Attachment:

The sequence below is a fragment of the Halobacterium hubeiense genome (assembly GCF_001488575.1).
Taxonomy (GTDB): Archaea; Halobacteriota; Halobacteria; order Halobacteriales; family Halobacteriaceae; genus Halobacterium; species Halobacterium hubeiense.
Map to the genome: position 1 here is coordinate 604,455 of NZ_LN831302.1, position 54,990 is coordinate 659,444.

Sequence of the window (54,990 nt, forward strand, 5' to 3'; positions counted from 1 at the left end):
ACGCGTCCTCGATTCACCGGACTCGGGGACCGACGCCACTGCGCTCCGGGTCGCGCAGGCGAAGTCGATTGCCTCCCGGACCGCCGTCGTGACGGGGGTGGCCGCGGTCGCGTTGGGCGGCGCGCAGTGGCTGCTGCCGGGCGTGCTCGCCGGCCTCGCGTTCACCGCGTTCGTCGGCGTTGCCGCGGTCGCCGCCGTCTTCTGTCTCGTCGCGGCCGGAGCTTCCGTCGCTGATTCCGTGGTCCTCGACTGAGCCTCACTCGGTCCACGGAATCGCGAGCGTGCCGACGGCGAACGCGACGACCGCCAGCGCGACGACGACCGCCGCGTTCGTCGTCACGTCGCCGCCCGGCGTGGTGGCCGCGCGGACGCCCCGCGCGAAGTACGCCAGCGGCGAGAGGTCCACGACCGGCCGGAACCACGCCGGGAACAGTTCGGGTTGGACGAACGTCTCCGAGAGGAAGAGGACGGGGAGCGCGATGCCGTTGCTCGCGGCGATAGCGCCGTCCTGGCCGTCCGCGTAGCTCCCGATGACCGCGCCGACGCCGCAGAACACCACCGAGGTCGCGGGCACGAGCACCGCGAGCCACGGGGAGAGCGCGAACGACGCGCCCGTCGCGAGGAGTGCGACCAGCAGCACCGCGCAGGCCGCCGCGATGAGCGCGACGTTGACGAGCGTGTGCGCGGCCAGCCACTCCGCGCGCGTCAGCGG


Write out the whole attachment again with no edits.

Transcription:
The sequence below is a fragment of the Halobacterium hubeiense genome (assembly GCF_001488575.1).
Taxonomy (GTDB): Archaea; Halobacteriota; Halobacteria; order Halobacteriales; family Halobacteriaceae; genus Halobacterium; species Halobacterium hubeiense.
Map to the genome: position 1 here is coordinate 604,455 of NZ_LN831302.1, position 54,990 is coordinate 659,444.

Sequence of the window (54,990 nt, forward strand, 5' to 3'; positions counted from 1 at the left end):
ACGCGTCCTCGATTCACCGGACTCGGGGACCGACGCCACTGCGCTCCGGGTCGCGCAGGCGAAGTCGATTGCCTCCCGGACCGCCGTCGTGACGGGGGTGGCCGCGGTCGCGTTGGGCGGCGCGCAGTGGCTGCTGCCGGGCGTGCTCGCCGGCCTCGCGTTCACCGCGTTCGTCGGCGTTGCCGCGGTCGCCGCCGTCTTCTGTCTCGTCGCGGCCGGAGCTTCCGTCGCTGATTCCGTGGTCCTCGACTGAGCCTCACTCGGTCCACGGAATCGCGAGCGTGCCGACGGCGAACGCGACGACCGCCAGCGCGACGACGACCGCCGCGTTCGTCGTCACGTCGCCGCCCGGCGTGGTGGCCGCGCGGACGCCCCGCGCGAAGTACGCCAGCGGCGAGAGGTCCACGACCGGCCGGAACCACGCCGGGAACAGTTCGGGTTGGACGAACGTCTCCGAGAGGAAGAGGACGGGGAGCGCGATGCCGTTGCTCGCGGCGATAGCGCCGTCCTGGCCGTCCGCGTAGCTCCCGATGACCGCGCCGACGCCGCAGAACACCACCGAGGTCGCGGGCACGAGCACCGCGAGCCACGGGGAGAGCGCGAACGACGCGCCCGTCGCGAGGAGTGCGACCAGCAGCACCGCGCAGGCCGCCGCGATGAGCGCGACGTTGACGAGCGTGTGCGCGGCCAGCCACTCCGCGCGCGTCAGCGG